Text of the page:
In April 1978, a man named Mir Akbar Khyber is found murdered, leading to a massive demonstration in Kabul. Mariam sees outside the window neighbors milling about, including Fariba with another woman, holding a little boy’s name—Tariq, Mariam has heard her say.
Since Mariam is kept largely at home and isolated by Rasheed, her window serves as both a literal and figurative window out into the world—unlike women such as Fariba, who participate actively in society, Mariam remains confined.
Rasheed says that Mir Akbar Khyber had been a communist, and his supporters are blaming his death on the government. Mariam tries to ask who the communists are and what they want, but Rasheed, even though he isn’t quite able to answer, makes fun of Mariam for her lack of knowledge.
Rasheed’s inability to fully explain the political situation is a testament to the complexity of Afghan history and politics, though that doesn’t stop him from making his wife feel small and ashamed.
Mariam is increasingly afraid of Rasheed’s violent moods and increasingly common beatings. In the four years since her first pregnancy, she has miscarried six times, and Rasheed has grown increasingly resentful and sullen each time. Mariam dreads his return home each evening, since he always finds something that she’s done wrong—excuses, she knows, for having failed him in that she hasn’t given him a son.
Mariam has not grown any less fearful since Rasheed asked if she was afraid of him when they were first married—and for good reason. Instead of simply exerting his authority over her, he uses his physical advantage to physically hurt her and psychologically torture her.
On April 27, Mariam awakens to the sound of military planes whooshing past and bombs hitting the ground outside Kabul. On the radio, a man announces himself as Air Force Colonel Abdul Qader and reports that the army has seized the airport, major urban areas, and several government buildings. President Daoud’s forces have been defeated, he says.
Again, Mariam’s ability to witness Afghan national affairs is restricted to what she can perceive from within her home. The last time there was a political coup, it was Jalil telling Mariam about President Daoud’s ascent to power, as she hung onto every word.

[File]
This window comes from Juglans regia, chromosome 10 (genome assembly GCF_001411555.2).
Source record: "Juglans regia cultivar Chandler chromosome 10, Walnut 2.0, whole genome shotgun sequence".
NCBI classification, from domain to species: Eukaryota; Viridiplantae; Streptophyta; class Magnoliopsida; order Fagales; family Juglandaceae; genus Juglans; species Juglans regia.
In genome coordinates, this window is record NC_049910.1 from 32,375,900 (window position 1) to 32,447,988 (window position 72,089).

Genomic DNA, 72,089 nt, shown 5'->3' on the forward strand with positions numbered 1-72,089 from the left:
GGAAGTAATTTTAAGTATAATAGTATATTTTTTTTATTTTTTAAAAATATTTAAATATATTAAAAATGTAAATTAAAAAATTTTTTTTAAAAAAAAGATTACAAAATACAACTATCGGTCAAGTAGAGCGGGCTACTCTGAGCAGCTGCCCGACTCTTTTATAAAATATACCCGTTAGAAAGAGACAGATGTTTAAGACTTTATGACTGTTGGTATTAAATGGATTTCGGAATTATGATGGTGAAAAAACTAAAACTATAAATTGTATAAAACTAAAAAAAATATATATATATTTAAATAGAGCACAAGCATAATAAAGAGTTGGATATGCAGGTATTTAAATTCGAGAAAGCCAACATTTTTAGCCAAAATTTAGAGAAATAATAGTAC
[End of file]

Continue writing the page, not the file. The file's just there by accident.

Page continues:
Later, Mariam will learn that along with executions of loyalists, the communists had killed twenty members of Daoud Khan’s family along with him, with rumors that he’d been made to watch. On the radio, Abdul Qader announces the establishment of the Democratic Republic of Afghanistan, claiming that a new era of freedom and democracy is at hand. Rasheed says this change will be bad for the rich, but possibly not for people like them.
Abdul Qader’s proclamations of freedom and democracy clash severely with what Mariam will later learn about the brutal tactics used to overthrow the president. Despite Rasheed’s optimism, it is difficult to tell exactly how politics and personal lives will intertwine, and who will benefit.
Down the street, Fariba has just given birth to a baby girl, with jade-green eyes that her son Noor says look like gemstones. Her other son, Ahmad, sings to her. Hakim and Fariba name the baby Laila.
The narrator, setting up the next part of the novel, here intimates how much Afghan experiences can vary, even on the same street.
Back at Mariam’s, Rasheed shoves a ball of rice into his mouth and then spits it out disgustedly, saying she’s undercooked the rice. He overturns the plate onto the floor and storms out. When he returns, he forces pebbles into Mariam’s mouth and commands her to chew—he says that’s what her rice tastes like. He leaves again, and Mariam spits out pebbles, blood, and two broken teeth.
In direct contrast to the earlier scene of calm and joy, here the narrator makes clear just how tyrannical Rasheed has become. He is a true villain now, and there is no more chance that Mariam will hope for a life of love and happiness with him.